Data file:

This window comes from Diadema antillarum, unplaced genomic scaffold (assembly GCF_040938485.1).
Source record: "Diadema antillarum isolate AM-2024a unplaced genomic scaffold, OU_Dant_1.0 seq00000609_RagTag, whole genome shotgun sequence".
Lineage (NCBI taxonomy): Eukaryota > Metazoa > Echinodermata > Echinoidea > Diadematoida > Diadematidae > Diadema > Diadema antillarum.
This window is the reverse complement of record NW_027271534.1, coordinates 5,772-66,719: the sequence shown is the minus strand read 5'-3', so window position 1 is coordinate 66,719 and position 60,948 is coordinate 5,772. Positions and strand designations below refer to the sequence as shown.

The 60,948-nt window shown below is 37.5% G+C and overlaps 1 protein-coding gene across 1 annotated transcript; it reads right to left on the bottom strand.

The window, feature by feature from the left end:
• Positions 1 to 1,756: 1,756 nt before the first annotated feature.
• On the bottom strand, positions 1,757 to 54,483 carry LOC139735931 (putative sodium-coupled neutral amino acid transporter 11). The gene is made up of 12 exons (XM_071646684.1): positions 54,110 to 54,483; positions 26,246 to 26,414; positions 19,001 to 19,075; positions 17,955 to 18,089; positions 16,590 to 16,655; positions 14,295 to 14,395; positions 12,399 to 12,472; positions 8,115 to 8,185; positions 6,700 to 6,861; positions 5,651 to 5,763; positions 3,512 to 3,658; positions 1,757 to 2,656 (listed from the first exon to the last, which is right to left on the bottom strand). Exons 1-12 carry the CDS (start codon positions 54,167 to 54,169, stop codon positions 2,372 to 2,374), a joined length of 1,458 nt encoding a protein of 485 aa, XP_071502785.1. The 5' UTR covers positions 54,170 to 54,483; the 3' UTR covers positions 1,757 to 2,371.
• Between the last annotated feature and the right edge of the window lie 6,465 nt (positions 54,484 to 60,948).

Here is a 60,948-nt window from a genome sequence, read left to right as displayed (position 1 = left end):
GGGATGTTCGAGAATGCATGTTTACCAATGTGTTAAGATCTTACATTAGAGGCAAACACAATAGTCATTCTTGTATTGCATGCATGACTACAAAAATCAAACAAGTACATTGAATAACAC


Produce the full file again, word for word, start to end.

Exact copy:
This window comes from Diadema antillarum, unplaced genomic scaffold (assembly GCF_040938485.1).
Source record: "Diadema antillarum isolate AM-2024a unplaced genomic scaffold, OU_Dant_1.0 seq00000609_RagTag, whole genome shotgun sequence".
Lineage (NCBI taxonomy): Eukaryota > Metazoa > Echinodermata > Echinoidea > Diadematoida > Diadematidae > Diadema > Diadema antillarum.
This window is the reverse complement of record NW_027271534.1, coordinates 5,772-66,719: the sequence shown is the minus strand read 5'-3', so window position 1 is coordinate 66,719 and position 60,948 is coordinate 5,772. Positions and strand designations below refer to the sequence as shown.

The 60,948-nt window shown below is 37.5% G+C and overlaps 1 protein-coding gene across 1 annotated transcript; it reads right to left on the bottom strand.

The window, feature by feature from the left end:
• Positions 1 to 1,756: 1,756 nt before the first annotated feature.
• On the bottom strand, positions 1,757 to 54,483 carry LOC139735931 (putative sodium-coupled neutral amino acid transporter 11). The gene is made up of 12 exons (XM_071646684.1): positions 54,110 to 54,483; positions 26,246 to 26,414; positions 19,001 to 19,075; positions 17,955 to 18,089; positions 16,590 to 16,655; positions 14,295 to 14,395; positions 12,399 to 12,472; positions 8,115 to 8,185; positions 6,700 to 6,861; positions 5,651 to 5,763; positions 3,512 to 3,658; positions 1,757 to 2,656 (listed from the first exon to the last, which is right to left on the bottom strand). Exons 1-12 carry the CDS (start codon positions 54,167 to 54,169, stop codon positions 2,372 to 2,374), a joined length of 1,458 nt encoding a protein of 485 aa, XP_071502785.1. The 5' UTR covers positions 54,170 to 54,483; the 3' UTR covers positions 1,757 to 2,371.
• Between the last annotated feature and the right edge of the window lie 6,465 nt (positions 54,484 to 60,948).

Here is a 60,948-nt window from a genome sequence, read left to right as displayed (position 1 = left end):
GGGATGTTCGAGAATGCATGTTTACCAATGTGTTAAGATCTTACATTAGAGGCAAACACAATAGTCATTCTTGTATTGCATGCATGACTACAAAAATCAAACAAGTACATTGAATAACAC